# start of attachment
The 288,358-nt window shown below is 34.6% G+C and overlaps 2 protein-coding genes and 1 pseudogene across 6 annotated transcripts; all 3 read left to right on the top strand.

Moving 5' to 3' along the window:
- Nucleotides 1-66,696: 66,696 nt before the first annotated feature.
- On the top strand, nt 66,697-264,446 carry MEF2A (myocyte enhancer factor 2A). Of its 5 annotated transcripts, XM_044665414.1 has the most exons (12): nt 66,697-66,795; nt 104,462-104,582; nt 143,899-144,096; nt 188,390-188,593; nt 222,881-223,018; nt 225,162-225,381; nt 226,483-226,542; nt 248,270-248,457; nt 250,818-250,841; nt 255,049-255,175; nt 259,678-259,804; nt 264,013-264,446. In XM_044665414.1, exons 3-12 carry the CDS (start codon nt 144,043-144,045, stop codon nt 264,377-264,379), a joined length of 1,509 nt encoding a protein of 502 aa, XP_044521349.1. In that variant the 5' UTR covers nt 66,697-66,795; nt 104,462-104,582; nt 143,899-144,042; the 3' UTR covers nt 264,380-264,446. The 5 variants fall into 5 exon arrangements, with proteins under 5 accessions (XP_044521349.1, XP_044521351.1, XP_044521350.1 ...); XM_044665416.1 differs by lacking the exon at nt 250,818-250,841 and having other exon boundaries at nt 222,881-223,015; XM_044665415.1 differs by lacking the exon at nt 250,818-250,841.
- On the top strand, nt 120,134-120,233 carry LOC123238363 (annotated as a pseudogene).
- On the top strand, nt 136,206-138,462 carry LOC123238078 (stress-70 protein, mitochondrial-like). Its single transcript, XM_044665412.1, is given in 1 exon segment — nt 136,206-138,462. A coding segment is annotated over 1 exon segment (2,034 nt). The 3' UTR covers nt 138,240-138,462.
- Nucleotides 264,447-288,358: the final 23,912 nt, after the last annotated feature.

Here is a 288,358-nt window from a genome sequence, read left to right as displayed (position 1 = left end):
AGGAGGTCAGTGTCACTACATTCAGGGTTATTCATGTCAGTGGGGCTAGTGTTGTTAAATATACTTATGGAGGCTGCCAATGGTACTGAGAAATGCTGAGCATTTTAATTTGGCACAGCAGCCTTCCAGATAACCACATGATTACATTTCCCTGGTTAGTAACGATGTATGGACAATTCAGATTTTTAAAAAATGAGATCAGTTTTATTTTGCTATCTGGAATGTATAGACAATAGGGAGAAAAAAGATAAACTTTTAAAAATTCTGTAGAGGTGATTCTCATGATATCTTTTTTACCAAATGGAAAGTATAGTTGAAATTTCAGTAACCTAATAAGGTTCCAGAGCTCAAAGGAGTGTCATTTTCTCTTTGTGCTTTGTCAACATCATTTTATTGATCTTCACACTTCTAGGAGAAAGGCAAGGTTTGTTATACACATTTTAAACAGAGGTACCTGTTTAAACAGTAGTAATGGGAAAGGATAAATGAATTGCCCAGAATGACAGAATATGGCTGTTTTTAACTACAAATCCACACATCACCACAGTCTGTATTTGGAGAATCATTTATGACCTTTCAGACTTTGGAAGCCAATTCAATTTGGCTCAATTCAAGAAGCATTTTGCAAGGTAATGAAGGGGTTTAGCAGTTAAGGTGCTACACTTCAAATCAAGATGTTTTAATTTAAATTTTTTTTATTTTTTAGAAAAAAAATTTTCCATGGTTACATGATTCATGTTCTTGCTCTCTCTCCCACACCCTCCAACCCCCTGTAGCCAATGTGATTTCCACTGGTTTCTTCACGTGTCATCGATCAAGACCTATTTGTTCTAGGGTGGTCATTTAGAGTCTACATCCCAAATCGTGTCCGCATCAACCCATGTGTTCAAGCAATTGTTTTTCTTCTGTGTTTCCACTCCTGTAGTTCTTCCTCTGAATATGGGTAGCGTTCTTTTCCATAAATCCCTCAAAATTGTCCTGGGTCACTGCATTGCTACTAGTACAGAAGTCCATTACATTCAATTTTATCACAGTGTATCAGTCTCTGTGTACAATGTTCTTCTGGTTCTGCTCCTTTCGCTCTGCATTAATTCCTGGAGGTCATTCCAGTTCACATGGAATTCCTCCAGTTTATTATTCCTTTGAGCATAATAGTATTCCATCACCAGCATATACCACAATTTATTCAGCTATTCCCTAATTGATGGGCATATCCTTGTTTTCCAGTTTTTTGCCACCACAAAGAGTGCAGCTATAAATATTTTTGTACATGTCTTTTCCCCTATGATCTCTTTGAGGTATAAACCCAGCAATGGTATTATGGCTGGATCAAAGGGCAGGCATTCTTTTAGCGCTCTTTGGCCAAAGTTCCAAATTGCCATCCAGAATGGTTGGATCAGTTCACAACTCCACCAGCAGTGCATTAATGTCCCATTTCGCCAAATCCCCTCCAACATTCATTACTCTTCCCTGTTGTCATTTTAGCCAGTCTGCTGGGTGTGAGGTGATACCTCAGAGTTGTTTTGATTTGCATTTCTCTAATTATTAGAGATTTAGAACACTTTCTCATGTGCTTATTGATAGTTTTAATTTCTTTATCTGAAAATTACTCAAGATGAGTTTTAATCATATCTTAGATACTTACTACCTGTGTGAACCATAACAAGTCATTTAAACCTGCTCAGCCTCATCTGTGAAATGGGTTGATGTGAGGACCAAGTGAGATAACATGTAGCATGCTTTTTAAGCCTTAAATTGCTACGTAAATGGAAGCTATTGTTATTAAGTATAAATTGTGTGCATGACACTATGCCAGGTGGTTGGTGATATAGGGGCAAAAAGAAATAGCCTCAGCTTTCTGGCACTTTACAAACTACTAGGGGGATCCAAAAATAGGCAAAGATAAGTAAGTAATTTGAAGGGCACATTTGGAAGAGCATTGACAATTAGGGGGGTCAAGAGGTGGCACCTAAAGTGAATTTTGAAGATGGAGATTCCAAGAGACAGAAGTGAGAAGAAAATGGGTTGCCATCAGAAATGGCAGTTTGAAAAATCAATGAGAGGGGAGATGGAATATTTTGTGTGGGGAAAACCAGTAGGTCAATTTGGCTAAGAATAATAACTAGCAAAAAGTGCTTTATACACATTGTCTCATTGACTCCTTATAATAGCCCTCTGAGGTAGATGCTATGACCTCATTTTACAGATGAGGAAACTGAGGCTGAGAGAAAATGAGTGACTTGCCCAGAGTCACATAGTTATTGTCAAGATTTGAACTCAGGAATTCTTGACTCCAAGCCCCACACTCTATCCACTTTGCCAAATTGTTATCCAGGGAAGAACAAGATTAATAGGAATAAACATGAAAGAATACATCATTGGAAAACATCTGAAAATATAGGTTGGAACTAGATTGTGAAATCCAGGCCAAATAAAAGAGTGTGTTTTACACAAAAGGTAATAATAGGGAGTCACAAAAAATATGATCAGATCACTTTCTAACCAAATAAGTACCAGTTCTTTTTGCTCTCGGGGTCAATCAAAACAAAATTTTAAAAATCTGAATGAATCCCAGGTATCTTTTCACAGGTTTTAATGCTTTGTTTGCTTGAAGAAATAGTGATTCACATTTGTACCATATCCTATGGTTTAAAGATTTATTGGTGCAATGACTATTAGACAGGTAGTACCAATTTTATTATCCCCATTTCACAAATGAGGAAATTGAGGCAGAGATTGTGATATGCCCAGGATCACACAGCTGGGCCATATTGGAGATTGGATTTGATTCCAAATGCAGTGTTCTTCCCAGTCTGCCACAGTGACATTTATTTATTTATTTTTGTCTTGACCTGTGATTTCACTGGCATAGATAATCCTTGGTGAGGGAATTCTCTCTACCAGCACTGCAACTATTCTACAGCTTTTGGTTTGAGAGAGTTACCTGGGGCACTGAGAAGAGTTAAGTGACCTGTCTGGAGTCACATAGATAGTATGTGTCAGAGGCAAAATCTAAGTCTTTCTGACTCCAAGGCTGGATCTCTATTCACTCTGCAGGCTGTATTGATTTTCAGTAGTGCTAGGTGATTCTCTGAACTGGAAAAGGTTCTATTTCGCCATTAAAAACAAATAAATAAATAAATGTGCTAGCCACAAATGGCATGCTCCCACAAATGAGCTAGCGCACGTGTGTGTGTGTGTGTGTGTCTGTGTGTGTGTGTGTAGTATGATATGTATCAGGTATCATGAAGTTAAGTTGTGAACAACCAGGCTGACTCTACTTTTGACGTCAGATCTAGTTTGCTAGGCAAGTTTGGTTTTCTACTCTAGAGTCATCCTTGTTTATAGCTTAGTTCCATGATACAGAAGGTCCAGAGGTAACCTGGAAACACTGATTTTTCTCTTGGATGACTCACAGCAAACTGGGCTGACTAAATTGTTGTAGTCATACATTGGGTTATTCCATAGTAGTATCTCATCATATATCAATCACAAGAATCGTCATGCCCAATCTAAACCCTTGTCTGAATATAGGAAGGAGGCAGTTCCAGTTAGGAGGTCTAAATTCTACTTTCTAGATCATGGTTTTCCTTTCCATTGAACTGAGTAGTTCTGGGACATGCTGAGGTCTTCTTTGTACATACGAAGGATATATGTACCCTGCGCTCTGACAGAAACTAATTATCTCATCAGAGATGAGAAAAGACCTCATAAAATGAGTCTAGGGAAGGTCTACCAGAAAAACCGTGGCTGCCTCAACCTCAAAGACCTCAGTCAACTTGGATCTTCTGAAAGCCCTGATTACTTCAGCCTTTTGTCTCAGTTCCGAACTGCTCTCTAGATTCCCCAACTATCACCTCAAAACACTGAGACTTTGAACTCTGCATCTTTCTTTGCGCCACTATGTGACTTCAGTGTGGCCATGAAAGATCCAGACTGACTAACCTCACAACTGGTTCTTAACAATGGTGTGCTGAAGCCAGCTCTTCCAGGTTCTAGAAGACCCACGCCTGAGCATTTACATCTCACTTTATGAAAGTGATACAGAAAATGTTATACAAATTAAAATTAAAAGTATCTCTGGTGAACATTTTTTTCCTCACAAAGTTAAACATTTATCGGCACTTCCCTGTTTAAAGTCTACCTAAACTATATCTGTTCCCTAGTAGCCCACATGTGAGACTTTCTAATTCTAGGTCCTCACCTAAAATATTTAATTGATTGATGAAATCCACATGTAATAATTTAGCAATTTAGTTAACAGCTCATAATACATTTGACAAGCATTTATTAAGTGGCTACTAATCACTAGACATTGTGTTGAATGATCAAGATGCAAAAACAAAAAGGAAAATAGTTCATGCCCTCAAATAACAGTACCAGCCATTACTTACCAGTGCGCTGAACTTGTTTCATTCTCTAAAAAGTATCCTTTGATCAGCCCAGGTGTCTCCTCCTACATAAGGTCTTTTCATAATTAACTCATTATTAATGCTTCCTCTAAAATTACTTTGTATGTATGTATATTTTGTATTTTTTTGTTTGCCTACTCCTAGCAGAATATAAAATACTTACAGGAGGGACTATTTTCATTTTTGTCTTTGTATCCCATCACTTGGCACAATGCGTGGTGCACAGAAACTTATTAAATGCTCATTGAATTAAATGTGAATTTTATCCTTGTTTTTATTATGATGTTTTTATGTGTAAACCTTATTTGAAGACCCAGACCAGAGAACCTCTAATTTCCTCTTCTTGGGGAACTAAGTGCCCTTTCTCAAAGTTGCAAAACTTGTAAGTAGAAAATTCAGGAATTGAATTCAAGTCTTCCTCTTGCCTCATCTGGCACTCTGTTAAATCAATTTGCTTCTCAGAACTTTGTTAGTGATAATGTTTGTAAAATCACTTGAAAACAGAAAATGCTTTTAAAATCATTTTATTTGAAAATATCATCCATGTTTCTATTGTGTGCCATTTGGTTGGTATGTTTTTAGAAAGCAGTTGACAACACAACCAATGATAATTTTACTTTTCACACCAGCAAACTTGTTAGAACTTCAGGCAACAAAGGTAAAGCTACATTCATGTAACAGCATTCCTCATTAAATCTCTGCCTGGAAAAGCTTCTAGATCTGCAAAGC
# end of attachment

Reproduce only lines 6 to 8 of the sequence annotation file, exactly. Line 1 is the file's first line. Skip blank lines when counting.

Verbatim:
- On the top strand, nt 136,206-138,462 carry LOC123238078 (stress-70 protein, mitochondrial-like). Its single transcript, XM_044665412.1, is given in 1 exon segment — nt 136,206-138,462. A coding segment is annotated over 1 exon segment (2,034 nt). The 3' UTR covers nt 138,240-138,462.
- Nucleotides 264,447-288,358: the final 23,912 nt, after the last annotated feature.

Here is a 288,358-nt window from a genome sequence, read left to right as displayed (position 1 = left end):